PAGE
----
Culture, Medicine and Psychiatry

, Volume 27, Issue 3, pp 339–366

Toward a Puerto Rican Popular Nosology: Nervios and Ataque de Nervios

  • Peter J. Guarnaccia
  • Roberto Lewis-Fernández
  • Melissa Rivera Marano
Article

Abstract

This paper is about naming illnesses—about who determines what categories are used and the implications of these determinations. The central concerns of medical/psychiatric anthropology have been to understand popular categories of and systems for classification of illness, to examine the relationship of illness categories to cultural understandings of the body, and to interpret the role of categories of illness in mediating between the personal and social spheres. At the same time, the paper also discusses the interplay of popular categories and psychiatric diagnoses. This paper examines the multiple experiences of nervios among Puerto Ricans in Puerto Rico and New York City. Our contention is that nervios is more than a diffuse idiom of distress, and that there are different categories and experiences of nervios which provide insights into how distress is experienced and expressed by Puerto Ricans and point to different social sources of suffering. The data in this paper come from the responses to a series of open-ended questions which tapped into people's general conceptions of nervios and ataques de nervios. These questions were incorporated into follow-up interviews to an epidemiological study of the mental health of adults in Puerto Rico. The results suggest ways to incorporate these different categories of nervios into future research and clinical work with different Latino groups in the United States and in their home countries.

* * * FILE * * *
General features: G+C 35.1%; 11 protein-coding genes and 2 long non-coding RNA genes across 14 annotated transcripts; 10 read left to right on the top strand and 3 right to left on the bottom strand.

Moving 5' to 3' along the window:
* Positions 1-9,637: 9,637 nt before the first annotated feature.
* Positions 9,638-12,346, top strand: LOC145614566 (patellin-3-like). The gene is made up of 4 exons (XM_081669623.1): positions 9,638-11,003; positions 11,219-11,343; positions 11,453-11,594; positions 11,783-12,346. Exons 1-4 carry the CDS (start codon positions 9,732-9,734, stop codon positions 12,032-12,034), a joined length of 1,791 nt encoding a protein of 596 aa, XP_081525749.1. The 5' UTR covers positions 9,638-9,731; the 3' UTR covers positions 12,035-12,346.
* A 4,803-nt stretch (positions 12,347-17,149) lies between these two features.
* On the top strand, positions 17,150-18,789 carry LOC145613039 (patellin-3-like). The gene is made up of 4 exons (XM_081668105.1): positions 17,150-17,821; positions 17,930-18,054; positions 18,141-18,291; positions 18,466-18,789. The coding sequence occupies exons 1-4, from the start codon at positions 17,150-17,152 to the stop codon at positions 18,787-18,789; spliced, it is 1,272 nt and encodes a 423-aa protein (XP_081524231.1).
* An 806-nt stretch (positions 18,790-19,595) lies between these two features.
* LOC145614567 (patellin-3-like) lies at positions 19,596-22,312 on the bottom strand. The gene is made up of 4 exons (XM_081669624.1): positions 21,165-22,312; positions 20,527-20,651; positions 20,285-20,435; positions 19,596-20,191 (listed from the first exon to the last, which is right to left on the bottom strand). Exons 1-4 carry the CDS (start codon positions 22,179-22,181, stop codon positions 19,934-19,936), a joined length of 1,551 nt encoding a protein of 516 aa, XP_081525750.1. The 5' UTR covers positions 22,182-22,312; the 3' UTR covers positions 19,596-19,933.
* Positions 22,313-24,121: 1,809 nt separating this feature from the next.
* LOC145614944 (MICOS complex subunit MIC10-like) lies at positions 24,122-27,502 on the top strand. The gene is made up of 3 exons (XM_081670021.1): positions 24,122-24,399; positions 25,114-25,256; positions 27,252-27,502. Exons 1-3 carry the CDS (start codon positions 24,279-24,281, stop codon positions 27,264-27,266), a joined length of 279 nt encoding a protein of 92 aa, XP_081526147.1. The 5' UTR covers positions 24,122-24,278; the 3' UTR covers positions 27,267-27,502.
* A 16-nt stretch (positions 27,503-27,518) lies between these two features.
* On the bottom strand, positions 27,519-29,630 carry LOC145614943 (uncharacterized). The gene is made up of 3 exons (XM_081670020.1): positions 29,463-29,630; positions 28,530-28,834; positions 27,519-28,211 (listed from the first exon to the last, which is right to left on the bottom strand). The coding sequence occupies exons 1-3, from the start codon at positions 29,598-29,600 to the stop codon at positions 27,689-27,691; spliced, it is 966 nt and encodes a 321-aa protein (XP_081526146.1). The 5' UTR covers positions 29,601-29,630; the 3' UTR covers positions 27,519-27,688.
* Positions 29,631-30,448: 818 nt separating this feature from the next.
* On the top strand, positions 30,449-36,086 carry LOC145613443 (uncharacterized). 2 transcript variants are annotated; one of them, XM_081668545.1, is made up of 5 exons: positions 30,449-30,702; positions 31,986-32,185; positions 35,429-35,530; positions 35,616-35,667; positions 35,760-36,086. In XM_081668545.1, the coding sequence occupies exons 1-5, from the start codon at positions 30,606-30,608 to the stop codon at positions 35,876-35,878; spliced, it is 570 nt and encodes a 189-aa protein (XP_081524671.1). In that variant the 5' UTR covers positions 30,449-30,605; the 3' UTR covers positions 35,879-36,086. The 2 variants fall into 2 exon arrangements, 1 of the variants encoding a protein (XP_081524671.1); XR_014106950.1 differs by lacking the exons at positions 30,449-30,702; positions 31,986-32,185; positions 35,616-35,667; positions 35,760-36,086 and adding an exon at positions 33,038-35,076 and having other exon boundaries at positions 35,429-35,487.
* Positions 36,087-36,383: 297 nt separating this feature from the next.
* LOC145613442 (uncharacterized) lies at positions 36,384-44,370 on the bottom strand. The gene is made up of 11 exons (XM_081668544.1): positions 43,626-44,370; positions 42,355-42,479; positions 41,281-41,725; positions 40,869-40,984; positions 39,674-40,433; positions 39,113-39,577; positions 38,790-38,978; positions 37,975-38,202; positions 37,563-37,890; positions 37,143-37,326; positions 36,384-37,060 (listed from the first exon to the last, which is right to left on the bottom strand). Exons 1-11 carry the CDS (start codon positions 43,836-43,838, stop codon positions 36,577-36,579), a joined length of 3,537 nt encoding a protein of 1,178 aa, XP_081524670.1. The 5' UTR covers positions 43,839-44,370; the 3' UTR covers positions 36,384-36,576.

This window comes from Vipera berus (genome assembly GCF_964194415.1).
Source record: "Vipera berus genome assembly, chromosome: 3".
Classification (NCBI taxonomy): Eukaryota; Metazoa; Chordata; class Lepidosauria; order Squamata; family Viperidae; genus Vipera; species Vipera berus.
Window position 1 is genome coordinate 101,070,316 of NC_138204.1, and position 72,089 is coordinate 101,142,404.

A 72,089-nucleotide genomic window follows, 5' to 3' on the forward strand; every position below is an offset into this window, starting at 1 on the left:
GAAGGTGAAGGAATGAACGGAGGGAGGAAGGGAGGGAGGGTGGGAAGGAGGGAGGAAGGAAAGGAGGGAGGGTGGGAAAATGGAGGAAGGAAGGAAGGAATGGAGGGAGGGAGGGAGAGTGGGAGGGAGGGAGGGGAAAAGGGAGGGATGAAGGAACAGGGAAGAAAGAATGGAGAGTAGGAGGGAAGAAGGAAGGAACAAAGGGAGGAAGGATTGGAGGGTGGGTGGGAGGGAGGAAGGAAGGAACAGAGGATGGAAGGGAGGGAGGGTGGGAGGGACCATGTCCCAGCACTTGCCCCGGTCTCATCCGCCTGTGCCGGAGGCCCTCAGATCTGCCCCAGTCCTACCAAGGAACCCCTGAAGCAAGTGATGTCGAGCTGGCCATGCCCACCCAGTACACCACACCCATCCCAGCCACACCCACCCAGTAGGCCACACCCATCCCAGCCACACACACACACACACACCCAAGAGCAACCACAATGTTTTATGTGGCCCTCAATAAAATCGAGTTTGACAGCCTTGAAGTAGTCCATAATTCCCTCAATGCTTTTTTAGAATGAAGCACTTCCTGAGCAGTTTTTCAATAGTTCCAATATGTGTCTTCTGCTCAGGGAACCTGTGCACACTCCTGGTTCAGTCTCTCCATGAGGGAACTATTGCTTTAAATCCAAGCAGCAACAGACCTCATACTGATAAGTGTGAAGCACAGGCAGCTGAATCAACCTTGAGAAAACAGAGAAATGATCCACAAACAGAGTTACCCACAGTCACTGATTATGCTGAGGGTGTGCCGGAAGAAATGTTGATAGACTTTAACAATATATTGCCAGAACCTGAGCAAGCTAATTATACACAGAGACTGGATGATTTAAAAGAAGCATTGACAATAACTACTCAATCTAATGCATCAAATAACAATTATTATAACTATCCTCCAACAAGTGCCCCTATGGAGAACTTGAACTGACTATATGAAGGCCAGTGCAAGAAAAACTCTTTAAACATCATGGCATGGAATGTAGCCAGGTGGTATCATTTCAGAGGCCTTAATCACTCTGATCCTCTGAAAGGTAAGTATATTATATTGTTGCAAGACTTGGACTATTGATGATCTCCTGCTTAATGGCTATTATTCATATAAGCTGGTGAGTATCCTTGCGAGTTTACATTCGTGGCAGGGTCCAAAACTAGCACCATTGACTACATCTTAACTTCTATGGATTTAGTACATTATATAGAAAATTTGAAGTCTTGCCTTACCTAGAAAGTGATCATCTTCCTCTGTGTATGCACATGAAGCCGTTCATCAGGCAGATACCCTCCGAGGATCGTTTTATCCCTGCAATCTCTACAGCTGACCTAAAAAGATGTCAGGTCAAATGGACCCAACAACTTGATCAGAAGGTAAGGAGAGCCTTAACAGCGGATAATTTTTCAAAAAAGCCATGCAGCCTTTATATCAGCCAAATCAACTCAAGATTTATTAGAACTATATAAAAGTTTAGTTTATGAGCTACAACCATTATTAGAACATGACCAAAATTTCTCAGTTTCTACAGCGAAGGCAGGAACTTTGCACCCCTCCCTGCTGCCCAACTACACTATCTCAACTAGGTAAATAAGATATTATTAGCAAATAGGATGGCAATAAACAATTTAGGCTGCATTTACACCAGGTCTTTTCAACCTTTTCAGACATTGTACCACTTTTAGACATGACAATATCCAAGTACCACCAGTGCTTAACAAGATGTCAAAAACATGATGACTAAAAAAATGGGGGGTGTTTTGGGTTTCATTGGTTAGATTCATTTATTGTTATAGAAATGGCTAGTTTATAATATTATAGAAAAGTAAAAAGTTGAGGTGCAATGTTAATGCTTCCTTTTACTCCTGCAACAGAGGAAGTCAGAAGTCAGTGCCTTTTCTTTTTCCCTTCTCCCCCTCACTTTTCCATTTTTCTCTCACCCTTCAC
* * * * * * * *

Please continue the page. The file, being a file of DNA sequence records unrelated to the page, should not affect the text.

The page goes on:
ataques de nervios culture and diagnosis nervios Puerto Ricans social sources of suffering 

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Copyright information

© Kluwer Academic Publishers 2003

Authors and Affiliations

  • Peter J. Guarnaccia
    • 1
  • Roberto Lewis-Fernández
    • 2
  • Melissa Rivera Marano
    • 3
  1. 1.Institute for Health, Health Care Policy, and Aging ResearchRutgers UniversityNew Brunswick
  2. 2.Anxiety Disorders Clinic and Hispanic Treatment ProgramNew York State Psychiatric Institute and Columbia UniversityNew York
  3. 3.Graduate School of Applied and Professional Psychology, and, Institute for Health, Health Care Policy, and Aging ResearchRutgers UniversityNew Brunswick

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